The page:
GLP-1 receptor agonists stimulate the release of insulin by the pancreas after eating, even before blood sugar starts to rise. They also inhibit the release of the anti-insulin hormone glucagon. Glucagon causes the liver to release stored sugar into the bloodstream. These medications slow glucose absorption into the bloodstream by slowing stomach emptying. GLP-1 receptor agonists also act in the appetite center of the brain, reducing appetite and making you feel more satisfied after a meal. GLP-1 receptor agonists are thought of as “smart drugs” because they mainly work in response to eating carbohydrates and have very little effect in the fasting state. This helps stabilize blood sugar and minimizes the risk of low blood sugar. GLP-1 receptor agonists are not only effective at lowering blood sugar but are also associated with weight loss and lipid and blood pressure reductions and are available in daily or once-weekly formulations.
*Liraglutide is also available as a once-daily injection for weight loss sold under the name Saxenda®.
Common gastrointestinal side effects of GLP-1 receptor agonists include:
Up to 40% of people experience initial side effects when starting a GLP-1 medication. These usually resolve over a few weeks. To minimize side effects, the starting dose is low and is slowly increased as tolerated. GLP-1 receptor agonists should not be used if you have a personal or family history of medullary thyroid carcinoma or multiple endocrine neoplasia syndrome type 2. GLP-1 receptor agonists should be not be used if you have a history of pancreatitis and discontinued if pancreatitis develops.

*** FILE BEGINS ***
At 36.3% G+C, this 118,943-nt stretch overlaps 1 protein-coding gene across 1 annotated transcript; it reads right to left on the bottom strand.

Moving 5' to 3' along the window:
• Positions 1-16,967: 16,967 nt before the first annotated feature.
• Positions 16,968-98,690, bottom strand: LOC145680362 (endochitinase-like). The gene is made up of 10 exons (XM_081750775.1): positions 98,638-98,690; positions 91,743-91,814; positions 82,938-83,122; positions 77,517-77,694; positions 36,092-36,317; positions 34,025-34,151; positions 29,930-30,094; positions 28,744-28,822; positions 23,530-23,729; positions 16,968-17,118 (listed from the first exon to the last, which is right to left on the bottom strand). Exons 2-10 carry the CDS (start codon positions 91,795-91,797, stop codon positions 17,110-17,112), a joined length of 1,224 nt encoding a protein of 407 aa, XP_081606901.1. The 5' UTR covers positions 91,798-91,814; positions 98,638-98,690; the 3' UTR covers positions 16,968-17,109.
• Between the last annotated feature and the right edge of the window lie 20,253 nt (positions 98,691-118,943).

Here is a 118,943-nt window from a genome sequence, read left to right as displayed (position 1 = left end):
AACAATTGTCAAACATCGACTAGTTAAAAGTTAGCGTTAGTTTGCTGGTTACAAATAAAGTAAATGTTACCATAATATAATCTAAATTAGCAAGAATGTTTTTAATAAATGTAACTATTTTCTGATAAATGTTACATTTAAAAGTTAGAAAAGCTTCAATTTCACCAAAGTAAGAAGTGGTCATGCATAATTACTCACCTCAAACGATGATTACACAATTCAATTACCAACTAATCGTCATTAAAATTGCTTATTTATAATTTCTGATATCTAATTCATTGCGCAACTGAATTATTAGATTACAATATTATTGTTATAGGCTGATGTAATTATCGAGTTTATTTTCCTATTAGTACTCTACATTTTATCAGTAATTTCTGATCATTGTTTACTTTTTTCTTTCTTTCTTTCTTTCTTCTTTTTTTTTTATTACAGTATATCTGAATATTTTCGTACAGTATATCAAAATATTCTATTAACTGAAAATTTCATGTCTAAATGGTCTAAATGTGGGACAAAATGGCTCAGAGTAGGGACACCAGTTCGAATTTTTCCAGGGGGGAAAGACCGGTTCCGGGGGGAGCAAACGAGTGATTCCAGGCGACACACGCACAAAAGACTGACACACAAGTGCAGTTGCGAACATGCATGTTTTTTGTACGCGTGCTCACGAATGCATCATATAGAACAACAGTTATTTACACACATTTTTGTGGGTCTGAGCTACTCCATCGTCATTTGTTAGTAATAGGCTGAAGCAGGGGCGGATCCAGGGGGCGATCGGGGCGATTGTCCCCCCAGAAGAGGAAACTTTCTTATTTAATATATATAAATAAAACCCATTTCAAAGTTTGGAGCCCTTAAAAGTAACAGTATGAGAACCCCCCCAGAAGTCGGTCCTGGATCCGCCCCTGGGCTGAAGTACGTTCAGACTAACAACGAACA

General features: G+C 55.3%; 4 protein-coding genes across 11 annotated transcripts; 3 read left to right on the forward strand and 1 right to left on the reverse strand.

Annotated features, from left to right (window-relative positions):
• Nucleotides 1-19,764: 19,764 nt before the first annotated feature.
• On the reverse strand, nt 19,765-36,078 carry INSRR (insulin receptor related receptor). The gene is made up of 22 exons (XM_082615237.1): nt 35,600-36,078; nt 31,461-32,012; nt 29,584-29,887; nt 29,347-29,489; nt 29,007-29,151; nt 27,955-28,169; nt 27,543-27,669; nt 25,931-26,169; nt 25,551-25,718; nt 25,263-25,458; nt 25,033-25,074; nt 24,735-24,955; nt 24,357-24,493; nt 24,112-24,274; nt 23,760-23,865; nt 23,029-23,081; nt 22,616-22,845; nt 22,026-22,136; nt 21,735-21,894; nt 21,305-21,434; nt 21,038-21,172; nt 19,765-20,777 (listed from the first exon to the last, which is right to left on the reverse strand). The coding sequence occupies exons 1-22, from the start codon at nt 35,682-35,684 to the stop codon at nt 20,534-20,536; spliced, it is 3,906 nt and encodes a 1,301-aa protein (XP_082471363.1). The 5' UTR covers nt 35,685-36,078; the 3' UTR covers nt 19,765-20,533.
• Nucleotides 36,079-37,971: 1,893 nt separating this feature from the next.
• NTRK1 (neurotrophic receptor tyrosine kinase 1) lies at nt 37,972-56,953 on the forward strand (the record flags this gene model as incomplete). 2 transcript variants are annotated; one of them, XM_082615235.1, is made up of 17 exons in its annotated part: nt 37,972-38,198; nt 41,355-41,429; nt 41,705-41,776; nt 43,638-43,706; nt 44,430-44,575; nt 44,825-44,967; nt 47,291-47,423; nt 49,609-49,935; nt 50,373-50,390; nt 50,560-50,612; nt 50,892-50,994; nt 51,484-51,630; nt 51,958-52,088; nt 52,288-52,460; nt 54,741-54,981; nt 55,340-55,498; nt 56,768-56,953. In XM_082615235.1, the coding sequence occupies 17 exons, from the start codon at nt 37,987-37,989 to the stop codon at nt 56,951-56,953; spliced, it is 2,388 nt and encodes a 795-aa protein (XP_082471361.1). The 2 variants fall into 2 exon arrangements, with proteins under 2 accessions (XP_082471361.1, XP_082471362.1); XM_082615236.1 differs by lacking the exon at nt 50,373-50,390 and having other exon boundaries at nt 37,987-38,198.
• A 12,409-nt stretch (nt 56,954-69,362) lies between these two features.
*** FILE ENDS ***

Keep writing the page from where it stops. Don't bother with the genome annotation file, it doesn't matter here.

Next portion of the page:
GLP-1 receptor agonists can delay emptying of the stomach, especially with initial use. Therefore, they should be used with caution if you have gastroparesis or severe gastro-esophageal reflux disease. This is also the main reason why these medications can cause nausea or even vomiting. When taking a GLP-1 medication you will notice that you start feeling full more quickly when consuming a meal. Stop eating as soon as you feel full because if you eat past this point side effects such as nausea or vomiting can occur. Smaller meals help reduce the risk of side effects.
GLP-1 receptor agonists have cardiovascular benefits.
The GLP-1 receptor agonist liraglutide was shown in the LEADER trial to significantly reduce the risk of death from certain cardiovascular causes. Another medication, albiglutide (currently not sold in the US) was also shown to reduce the risk of major adverse cardiovascular events. GLP-1 receptor agonists modeled after Gila monster venom (exenatide and lixisenatide) have been proven to be safe in cardiovascular disease, but they have not been shown to confer the same cardiovascular benefits seen with liraglutide and albiglutide.
The history of SGLT inhibition goes back 150 years.
The concept of increasing glucose in the urine has been studied for over 150 years using a plant extract called phlorizin. Phlorizin was later found to be an inhibitor of sodium-glucose cotransporter proteins. Blocking these proteins was found to improve carbohydrate metabolism making it an attractive target for the treatment for diabetes. SGLT2 inhibitors also called gliflozin drugs work by reducing glucose reabsorption in the kidney causing the kidney to release extra glucose into the urine. If you take an SGLT2 inhibitor, urine glucose strips will show a positive reading. This is normal because the drug works by increasing glucose in the urine.